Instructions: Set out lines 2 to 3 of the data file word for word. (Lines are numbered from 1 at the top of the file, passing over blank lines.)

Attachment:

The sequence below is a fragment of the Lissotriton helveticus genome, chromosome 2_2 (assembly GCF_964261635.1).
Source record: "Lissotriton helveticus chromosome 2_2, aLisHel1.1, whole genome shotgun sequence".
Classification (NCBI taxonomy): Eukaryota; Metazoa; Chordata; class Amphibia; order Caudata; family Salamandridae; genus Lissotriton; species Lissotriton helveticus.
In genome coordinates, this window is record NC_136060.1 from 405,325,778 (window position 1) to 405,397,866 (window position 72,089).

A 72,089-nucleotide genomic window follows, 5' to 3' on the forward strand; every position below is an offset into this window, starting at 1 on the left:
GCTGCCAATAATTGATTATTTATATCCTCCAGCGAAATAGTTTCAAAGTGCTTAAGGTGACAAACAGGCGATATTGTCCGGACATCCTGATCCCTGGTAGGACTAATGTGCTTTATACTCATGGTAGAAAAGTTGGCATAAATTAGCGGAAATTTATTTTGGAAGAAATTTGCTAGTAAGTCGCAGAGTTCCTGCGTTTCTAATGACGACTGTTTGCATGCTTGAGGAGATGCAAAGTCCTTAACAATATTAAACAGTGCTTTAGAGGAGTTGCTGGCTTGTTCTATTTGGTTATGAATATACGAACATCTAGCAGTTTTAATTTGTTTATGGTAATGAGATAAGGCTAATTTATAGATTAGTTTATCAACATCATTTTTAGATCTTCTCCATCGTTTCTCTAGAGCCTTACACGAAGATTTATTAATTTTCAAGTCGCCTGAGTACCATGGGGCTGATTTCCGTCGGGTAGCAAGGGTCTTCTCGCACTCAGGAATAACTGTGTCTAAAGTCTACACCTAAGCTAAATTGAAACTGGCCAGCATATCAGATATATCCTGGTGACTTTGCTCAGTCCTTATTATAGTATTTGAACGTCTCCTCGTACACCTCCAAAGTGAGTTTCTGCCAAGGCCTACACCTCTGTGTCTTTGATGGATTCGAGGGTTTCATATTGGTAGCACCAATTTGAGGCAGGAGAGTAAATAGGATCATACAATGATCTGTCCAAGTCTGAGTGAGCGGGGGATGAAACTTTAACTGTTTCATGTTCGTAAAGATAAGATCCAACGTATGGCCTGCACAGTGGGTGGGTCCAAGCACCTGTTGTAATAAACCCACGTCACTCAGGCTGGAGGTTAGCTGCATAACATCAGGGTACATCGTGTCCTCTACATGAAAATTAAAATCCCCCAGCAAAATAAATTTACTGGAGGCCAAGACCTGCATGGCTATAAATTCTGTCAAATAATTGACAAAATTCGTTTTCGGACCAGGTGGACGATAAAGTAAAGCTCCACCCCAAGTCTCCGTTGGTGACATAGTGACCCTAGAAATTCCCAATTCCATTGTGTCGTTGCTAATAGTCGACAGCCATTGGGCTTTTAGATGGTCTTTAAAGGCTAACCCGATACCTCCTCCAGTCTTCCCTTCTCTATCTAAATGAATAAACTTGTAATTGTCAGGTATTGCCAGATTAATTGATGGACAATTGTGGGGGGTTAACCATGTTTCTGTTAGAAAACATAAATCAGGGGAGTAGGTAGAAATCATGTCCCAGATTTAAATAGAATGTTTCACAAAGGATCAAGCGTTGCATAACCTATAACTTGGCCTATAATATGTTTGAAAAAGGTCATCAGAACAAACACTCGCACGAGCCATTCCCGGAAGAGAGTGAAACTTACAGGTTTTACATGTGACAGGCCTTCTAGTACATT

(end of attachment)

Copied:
Source record: "Lissotriton helveticus chromosome 2_2, aLisHel1.1, whole genome shotgun sequence".
Classification (NCBI taxonomy): Eukaryota; Metazoa; Chordata; class Amphibia; order Caudata; family Salamandridae; genus Lissotriton; species Lissotriton helveticus.